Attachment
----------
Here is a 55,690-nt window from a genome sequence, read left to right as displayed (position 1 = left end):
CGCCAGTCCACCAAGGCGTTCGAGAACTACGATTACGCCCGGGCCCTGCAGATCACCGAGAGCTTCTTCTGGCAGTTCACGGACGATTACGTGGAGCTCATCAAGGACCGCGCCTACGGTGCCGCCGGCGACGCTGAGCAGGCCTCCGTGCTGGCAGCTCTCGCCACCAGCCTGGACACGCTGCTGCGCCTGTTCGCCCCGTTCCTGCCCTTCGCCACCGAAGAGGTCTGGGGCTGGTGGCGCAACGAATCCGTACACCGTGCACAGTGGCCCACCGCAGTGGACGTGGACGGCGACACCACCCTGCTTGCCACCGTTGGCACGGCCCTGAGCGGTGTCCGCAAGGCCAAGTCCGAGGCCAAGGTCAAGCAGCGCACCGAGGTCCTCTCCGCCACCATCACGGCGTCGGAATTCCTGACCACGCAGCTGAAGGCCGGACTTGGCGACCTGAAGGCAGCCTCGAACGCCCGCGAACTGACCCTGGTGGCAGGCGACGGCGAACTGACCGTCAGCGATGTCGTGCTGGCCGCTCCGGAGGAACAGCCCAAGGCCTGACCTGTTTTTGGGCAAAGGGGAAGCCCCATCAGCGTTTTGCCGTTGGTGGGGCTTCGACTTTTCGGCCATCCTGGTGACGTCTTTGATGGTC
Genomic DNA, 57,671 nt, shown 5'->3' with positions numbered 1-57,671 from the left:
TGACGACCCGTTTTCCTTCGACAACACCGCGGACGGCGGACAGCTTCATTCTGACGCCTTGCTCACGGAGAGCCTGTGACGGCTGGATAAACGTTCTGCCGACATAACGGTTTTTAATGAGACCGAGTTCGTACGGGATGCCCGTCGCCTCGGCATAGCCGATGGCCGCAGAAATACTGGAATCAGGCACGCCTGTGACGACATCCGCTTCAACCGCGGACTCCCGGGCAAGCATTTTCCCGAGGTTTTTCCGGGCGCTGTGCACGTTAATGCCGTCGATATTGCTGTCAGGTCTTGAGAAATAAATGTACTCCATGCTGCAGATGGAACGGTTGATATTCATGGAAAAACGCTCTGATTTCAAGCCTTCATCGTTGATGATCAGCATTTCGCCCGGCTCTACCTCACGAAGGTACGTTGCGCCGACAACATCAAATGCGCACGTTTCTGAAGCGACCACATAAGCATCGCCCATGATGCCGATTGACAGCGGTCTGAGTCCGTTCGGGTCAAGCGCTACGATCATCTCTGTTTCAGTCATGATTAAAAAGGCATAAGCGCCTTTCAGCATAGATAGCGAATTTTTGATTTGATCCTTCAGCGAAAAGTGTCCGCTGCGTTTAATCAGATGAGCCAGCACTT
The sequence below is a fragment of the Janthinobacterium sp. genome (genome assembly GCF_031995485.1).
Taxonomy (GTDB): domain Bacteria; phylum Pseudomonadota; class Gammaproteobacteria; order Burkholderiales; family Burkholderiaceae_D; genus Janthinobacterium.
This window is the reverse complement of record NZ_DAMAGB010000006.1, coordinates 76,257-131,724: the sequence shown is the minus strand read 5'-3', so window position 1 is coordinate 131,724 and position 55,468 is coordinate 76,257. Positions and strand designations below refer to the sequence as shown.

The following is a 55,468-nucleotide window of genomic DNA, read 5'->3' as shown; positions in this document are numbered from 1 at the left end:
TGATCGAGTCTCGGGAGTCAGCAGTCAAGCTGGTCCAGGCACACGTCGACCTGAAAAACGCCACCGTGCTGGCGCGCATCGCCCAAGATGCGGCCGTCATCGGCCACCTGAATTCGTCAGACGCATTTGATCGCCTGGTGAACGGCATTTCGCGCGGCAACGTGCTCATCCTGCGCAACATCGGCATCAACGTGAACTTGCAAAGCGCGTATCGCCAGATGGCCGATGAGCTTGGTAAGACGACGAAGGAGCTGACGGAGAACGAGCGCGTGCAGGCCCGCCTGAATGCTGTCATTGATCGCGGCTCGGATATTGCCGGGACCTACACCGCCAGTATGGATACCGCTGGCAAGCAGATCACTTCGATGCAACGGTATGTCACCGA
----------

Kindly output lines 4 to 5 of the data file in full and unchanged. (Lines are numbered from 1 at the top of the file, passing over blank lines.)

TGACGACCCGTTTTCCTTCGACAACACCGCGGACGGCGGACAGCTTCATTCTGACGCCTTGCTCACGGAGAGCCTGTGACGGCTGGATAAACGTTCTGCCGACATAACGGTTTTTAATGAGACCGAGTTCGTACGGGATGCCCGTCGCCTCGGCATAGCCGATGGCCGCAGAAATACTGGAATCAGGCACGCCTGTGACGACATCCGCTTCAACCGCGGACTCCCGGGCAAGCATTTTCCCGAGGTTTTTCCGGGCGCTGTGCACGTTAATGCCGTCGATATTGCTGTCAGGTCTTGAGAAATAAATGTACTCCATGCTGCAGATGGAACGGTTGATATTCATGGAAAAACGCTCTGATTTCAAGCCTTCATCGTTGATGATCAGCATTTCGCCCGGCTCTACCTCACGAAGGTACGTTGCGCCGACAACATCAAATGCGCACGTTTCTGAAGCGACCACATAAGCATCGCCCATGATGCCGATTGACAGCGGTCTGAGTCCGTTCGGGTCAAGCGCTACGATCATCTCTGTTTCAGTCATGATTAAAAAGGCATAAGCGCCTTTCAGCATAGATAGCGAATTTTTGATTTGATCCTTCAGCGAAAAGTGTCCGCTGCGTTTAATCAGATGAGCCAGCACTT
The sequence below is a fragment of the Janthinobacterium sp. genome (genome assembly GCF_031995485.1).